The Personal Property Securities Act 2009 (Cth) (“PPSA”) was enacted and came into force in 2012. A government review in March 2015 found that many businesses were unaware of its impact and effects.
The commonly held – but dangerous – view is that businesses do not have to register their interest in leased goods on the Personal Properties Securities Register (“PPSR”). That view stems from a section of the Act which provides that if a lessor is not “regularly engaged in the business of leasing goods” the PPSA will not apply to the lease and registration is not necessary.
There is nothing preventing a goods lease being registered on the PPSR – the Act specifically provides for it. The issue is what happens if a lease is not registered but should have been, and the lessee, who has possession of the goods the subject of the lease, goes into liquidation, bankruptcy or administration.
Section 237 of the PPSA specifically provides that in the event of insolvency of the lessee, the interest held by the lessor will vest in the lessee, essentially resulting in the loss of goods by the lessor.
That is exactly what happened to General Electric (“GE”) (a large international leasing company) when its client Forge Group Power Ltd (“Forge”) went into liquidation.
The recent decision in Forge Group Power Ltd (In Liq) v General Electric  NSWSC 52 is a real wake up call.
GE leased four mobile gas turbine generators (purportedly valued in excess of $50 million) to Forge each for a term of more than a year. GE failed to register the leases on the PPSR. When Forge went into liquidation, Forge claimed the turbines under s.237 of the PPSA.
GE conceded that it regularly engaged in the business of leasing goods internationally, but it argued it did not do so in Australia because it sold its power generation rental business after entering into the leases with Forge.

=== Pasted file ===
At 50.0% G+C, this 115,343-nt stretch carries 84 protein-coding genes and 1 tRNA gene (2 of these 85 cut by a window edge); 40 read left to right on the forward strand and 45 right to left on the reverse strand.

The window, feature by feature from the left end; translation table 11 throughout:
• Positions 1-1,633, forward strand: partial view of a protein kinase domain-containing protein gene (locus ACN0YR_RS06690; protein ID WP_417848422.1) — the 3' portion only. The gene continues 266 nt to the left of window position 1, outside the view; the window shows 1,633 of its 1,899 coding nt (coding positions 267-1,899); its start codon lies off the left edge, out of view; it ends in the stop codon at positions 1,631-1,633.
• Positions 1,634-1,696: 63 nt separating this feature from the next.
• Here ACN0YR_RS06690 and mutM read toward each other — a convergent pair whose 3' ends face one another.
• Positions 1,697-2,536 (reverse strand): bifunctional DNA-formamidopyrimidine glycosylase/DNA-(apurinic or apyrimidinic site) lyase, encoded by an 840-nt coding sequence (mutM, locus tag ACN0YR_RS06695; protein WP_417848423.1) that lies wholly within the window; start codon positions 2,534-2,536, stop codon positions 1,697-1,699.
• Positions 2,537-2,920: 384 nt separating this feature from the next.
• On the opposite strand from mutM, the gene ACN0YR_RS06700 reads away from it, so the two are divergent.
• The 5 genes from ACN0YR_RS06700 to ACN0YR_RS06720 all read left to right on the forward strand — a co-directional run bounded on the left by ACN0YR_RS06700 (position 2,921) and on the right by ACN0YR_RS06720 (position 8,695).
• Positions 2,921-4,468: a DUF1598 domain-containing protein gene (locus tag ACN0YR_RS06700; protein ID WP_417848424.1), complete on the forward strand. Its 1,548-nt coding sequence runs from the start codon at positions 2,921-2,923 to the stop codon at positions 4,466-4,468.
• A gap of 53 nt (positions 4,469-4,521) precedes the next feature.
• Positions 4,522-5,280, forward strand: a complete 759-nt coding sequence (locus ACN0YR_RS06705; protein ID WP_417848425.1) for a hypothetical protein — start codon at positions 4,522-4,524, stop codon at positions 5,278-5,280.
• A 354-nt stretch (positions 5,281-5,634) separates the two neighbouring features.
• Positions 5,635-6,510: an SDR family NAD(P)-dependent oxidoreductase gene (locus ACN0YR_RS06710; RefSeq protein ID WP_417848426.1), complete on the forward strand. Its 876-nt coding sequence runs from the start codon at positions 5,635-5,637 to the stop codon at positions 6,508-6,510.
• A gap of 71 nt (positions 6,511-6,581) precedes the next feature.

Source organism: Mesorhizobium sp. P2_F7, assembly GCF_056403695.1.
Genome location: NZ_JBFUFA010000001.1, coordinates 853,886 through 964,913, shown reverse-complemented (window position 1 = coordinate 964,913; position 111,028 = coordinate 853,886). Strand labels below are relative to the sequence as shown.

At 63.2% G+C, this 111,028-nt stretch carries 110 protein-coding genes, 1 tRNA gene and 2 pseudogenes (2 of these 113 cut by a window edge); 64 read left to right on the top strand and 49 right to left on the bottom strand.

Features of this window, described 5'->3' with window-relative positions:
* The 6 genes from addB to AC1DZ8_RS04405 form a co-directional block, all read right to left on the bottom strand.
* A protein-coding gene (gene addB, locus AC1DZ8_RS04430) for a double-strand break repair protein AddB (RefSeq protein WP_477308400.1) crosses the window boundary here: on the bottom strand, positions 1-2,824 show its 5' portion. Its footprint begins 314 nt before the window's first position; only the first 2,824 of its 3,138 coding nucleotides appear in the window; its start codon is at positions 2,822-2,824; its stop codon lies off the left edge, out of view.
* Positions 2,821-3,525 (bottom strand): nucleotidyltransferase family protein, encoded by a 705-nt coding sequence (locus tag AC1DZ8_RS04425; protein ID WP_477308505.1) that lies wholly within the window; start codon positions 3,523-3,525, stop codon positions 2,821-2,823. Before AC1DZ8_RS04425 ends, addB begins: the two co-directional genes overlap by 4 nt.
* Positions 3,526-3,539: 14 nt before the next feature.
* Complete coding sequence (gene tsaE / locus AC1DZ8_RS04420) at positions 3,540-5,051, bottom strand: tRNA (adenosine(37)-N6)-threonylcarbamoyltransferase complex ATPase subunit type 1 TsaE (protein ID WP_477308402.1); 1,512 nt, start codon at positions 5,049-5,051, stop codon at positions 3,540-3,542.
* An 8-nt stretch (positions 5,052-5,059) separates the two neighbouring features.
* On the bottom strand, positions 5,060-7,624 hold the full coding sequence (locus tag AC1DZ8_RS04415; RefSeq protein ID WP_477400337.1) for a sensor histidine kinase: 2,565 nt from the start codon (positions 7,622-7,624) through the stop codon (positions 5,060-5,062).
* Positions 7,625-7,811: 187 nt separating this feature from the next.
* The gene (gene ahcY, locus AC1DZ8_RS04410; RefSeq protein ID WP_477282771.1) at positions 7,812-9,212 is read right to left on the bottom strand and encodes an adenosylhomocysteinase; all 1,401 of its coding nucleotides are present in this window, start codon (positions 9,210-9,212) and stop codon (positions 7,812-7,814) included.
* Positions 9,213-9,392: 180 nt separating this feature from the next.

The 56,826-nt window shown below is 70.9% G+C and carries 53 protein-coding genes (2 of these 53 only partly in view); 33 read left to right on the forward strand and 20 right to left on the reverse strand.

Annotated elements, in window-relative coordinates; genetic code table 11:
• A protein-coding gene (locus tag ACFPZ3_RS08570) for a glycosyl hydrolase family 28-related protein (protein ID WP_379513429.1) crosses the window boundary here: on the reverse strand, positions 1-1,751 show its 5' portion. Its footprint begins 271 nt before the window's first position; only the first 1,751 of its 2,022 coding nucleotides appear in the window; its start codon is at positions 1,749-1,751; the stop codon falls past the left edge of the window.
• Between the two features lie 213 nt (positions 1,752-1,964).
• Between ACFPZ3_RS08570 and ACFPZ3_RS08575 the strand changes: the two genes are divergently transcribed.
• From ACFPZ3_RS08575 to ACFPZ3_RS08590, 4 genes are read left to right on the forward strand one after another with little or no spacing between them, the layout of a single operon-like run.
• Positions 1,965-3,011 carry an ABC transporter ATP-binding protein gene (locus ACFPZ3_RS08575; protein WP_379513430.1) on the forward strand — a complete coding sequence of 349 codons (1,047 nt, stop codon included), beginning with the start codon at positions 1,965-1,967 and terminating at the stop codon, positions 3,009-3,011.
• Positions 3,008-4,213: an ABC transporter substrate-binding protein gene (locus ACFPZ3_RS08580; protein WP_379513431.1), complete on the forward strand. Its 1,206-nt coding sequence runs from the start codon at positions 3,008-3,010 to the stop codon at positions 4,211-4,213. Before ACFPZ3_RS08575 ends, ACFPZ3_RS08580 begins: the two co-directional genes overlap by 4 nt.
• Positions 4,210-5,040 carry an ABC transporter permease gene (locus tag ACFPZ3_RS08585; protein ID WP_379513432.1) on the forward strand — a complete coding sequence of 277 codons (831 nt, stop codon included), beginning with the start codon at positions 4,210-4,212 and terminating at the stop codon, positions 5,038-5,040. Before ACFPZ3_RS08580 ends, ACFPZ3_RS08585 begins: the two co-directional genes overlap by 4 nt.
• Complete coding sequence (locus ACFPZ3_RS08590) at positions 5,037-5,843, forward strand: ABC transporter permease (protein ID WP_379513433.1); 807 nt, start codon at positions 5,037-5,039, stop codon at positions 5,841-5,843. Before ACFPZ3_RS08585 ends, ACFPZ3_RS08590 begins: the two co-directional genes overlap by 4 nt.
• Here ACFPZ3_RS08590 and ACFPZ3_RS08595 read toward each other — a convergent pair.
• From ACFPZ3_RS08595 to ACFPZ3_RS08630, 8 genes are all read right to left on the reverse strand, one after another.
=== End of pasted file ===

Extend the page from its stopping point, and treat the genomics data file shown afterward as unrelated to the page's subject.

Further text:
The Court found that despite the sale of the rental business, GE was regularly engaged in the business of leasing goods for the purposes of the PPSA. Not only did international leasing activity count, but GE was regularly engaged in the business of leasing in Australia at the time it entered into the leases with Forge. It was irrelevant that GE subsequently sold the rental business.
The impact of the Court’s decision is that a lessor will be held to be regularly engaged in the business of leasing provided leasing is part of its business, even if only a very small part. It is not the frequency of entering leases that matters, but whether leasing is a part of the lessor’s business. Arguably if even one lease contributes to business profit (and the business is prepared to enter into other leases), the business could be engaged in the business of leasing.
In fact, the Court proposed that a person can be regularly engaged in the business of leasing without entering into a single lease if, for example, a person acquired significant capital equipment and advertised its ability and willingness to lease it.
The business lesson to be learnt from the Forge Decision is that businesses which enter into an occasional lease of goods cannot safely rely on the “regularly engaged in business” exclusion. Any lease of goods as part of one’s business is likely to constitute “regularly engaged in the business of leasing goods” and, therefore, should be registered on the PPSR.
For more information or if you have any concerns in relation to your leasing arrangements, contact Mark de Kerloy at firstname.lastname@example.org